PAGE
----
France adopted its third National Action Plan (NAP) for the period 2021-2025. Analysis is coming shortly.
The second NAP was developed through the collaborative work of multiple ministries as well as through a consultative process that included civil society organizations. The NAP approaches the implementation of the agenda both domestically and internationally, and has five overarching pillars that focus on participation; protection; fighting impunity; prevention; and promoting the Women, Peace, and Security (WPS) agenda. Each pillar has corresponding objectives, actions, and indicates, but the NAP does not have an allocated budget. France’s second NAP is preceded by one other NAP, adopted in 2010 and implemented for the period 2010-2013. The NAP has four overarching goals: protecting women against violence and working to ensure respect for women’s fundamental rights; participation of women in managing conflict and post-conflict situations; raising awareness of respect for women’s rights in training programmes; and developing political and diplomatic action. Each goal has specific objectives and indicators; nevertheless, the NAP does not include a detailed monitoring and evaluation framework, beyond biannual meetings of its steering committee as well as with civil society organizations. The second NAP provides an overview of activities undertaken to fulfill France’s WPS commitments, but does not include an evaluation or a lessons learned section based on findings from the first NAP’s implementation. While the overall goals of the NAP are mostly similar to those of the first NAP, the revised action plan incorporates “fighting impunity” and “promoting the WPS agenda regionally and internationally” among its goals. Similar to its predecessor, the second NAP does not have a detailed monitoring and evaluation framework or an allocated budget.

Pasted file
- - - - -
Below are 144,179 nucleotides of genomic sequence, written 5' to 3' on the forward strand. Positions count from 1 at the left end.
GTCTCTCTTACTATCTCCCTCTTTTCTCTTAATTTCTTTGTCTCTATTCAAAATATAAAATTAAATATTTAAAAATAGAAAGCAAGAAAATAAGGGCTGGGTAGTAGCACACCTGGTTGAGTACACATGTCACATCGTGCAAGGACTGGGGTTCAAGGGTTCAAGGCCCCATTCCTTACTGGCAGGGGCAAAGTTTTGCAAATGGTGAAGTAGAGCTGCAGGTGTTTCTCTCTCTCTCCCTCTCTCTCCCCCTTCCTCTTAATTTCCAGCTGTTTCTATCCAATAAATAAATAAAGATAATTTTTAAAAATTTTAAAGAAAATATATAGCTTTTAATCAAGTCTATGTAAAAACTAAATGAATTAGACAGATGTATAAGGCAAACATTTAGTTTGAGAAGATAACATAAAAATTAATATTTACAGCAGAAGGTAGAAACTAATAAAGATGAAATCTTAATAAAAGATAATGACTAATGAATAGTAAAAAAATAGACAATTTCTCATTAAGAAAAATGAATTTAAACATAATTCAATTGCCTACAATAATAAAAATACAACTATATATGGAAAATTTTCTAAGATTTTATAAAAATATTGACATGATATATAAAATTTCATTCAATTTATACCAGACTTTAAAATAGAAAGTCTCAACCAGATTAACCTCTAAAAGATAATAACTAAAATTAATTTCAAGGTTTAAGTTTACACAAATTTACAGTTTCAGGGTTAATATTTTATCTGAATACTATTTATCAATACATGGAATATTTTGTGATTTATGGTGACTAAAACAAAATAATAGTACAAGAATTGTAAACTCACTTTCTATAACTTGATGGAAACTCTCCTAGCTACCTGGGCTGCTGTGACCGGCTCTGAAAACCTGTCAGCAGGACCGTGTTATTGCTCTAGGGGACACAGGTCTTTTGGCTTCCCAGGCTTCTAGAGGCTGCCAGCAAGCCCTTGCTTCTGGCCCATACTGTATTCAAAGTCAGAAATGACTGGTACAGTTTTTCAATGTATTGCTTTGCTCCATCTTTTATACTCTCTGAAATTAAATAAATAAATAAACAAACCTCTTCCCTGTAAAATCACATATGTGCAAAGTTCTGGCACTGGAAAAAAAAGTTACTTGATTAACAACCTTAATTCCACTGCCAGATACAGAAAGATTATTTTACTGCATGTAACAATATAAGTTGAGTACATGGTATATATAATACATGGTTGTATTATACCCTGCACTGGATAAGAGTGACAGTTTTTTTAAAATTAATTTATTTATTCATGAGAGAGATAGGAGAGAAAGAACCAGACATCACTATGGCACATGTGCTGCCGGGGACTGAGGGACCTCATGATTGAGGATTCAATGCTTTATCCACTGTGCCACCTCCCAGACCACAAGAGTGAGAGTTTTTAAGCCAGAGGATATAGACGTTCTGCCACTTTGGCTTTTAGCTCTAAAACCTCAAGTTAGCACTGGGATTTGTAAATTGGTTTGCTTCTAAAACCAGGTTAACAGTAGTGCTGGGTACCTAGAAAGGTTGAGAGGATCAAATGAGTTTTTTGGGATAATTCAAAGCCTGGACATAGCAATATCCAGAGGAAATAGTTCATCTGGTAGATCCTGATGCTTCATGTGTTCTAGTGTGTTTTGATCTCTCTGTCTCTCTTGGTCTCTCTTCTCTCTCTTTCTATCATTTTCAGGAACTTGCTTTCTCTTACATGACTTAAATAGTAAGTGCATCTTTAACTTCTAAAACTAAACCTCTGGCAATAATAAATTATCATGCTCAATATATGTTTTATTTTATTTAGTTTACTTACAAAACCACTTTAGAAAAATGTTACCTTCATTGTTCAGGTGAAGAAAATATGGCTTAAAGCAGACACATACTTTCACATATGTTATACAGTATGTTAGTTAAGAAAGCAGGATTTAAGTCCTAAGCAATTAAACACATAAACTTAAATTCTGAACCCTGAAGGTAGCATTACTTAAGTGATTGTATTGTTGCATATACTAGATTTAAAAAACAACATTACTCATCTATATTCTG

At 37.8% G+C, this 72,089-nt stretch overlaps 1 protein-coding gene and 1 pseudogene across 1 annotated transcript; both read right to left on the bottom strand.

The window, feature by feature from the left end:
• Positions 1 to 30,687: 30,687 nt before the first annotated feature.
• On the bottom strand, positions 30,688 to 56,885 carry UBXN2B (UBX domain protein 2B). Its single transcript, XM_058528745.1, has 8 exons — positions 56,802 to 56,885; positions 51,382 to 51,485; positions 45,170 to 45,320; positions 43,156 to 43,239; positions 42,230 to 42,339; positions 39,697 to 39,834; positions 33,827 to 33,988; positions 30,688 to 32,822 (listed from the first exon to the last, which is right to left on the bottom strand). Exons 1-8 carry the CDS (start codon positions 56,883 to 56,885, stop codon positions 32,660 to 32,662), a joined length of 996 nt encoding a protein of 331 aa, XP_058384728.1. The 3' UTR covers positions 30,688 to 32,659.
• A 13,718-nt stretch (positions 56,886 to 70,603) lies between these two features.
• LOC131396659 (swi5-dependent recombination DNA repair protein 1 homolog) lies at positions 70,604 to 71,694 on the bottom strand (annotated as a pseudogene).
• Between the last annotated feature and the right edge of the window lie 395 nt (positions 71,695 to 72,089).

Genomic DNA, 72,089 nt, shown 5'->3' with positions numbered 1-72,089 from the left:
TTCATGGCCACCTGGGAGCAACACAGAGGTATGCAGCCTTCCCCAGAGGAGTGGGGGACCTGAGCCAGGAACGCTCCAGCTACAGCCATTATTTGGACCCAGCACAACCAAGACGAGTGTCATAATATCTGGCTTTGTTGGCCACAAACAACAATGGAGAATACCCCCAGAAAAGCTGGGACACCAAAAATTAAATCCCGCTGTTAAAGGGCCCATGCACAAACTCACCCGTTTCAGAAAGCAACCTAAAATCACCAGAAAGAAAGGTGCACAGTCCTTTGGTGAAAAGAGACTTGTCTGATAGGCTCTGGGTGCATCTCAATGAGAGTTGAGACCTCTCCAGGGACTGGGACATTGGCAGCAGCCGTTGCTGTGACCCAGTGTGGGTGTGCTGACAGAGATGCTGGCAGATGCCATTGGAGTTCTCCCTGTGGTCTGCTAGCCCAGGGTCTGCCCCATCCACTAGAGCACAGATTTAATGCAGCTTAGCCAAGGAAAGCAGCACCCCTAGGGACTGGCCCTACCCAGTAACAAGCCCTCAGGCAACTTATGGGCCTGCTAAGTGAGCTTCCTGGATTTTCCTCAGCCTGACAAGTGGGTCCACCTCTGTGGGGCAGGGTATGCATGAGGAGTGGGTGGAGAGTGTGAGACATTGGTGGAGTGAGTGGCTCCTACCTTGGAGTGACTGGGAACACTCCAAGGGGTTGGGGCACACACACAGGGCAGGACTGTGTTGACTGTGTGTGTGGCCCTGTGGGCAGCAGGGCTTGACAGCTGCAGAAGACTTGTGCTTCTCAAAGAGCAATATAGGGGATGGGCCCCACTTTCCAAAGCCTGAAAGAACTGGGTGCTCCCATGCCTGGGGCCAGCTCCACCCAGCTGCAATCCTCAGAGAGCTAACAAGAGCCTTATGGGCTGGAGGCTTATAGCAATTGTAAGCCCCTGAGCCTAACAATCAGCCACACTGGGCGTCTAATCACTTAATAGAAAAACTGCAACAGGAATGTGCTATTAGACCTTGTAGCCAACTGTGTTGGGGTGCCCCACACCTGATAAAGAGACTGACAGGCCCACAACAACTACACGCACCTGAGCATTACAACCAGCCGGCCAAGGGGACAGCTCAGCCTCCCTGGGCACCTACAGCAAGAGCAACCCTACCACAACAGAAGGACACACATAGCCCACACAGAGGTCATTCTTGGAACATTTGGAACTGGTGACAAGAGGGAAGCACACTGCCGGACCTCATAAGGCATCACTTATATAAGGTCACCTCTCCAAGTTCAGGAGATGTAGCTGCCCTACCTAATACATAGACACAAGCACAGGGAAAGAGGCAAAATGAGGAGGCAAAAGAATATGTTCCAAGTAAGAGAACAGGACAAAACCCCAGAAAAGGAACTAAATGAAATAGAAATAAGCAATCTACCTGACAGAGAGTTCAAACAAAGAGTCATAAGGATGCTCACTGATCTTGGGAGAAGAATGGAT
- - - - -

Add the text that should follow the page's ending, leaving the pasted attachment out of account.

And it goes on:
France reported on the implementation of its NAP in its national reporting for Beijing+25 and in preparation for CSW64 (2020). Specifically, France indicated that it is developing its third NAP and that it will focus on raising awareness of the WPS agenda and its mainstreaming in national and international action on the rights of women in conflict (p. 56)
France does not have a history of recent armed conflict, but contributes to overseas military operations and peacekeeping missions as well as having been involved in interventions in insurgencies and conflicts in the Central African Republic, the Maghreb, and Mali. In 2019, France was among the top 10 military spenders as well as being among top 5 arms exporters in the world. France is also a contributor to humanitarian aid, including being a partner of the Call to Action on Protection from Gender-Based Violence in Emergencies, a multi-stakeholder initiative that aims to mitigate and provide accountability for gender-based violence in humanitarian emergencies.
At the multilateral level, France is a permanent member of the United Nations Security Council, holding veto power on all Council decisions, and possesses nuclear weapons.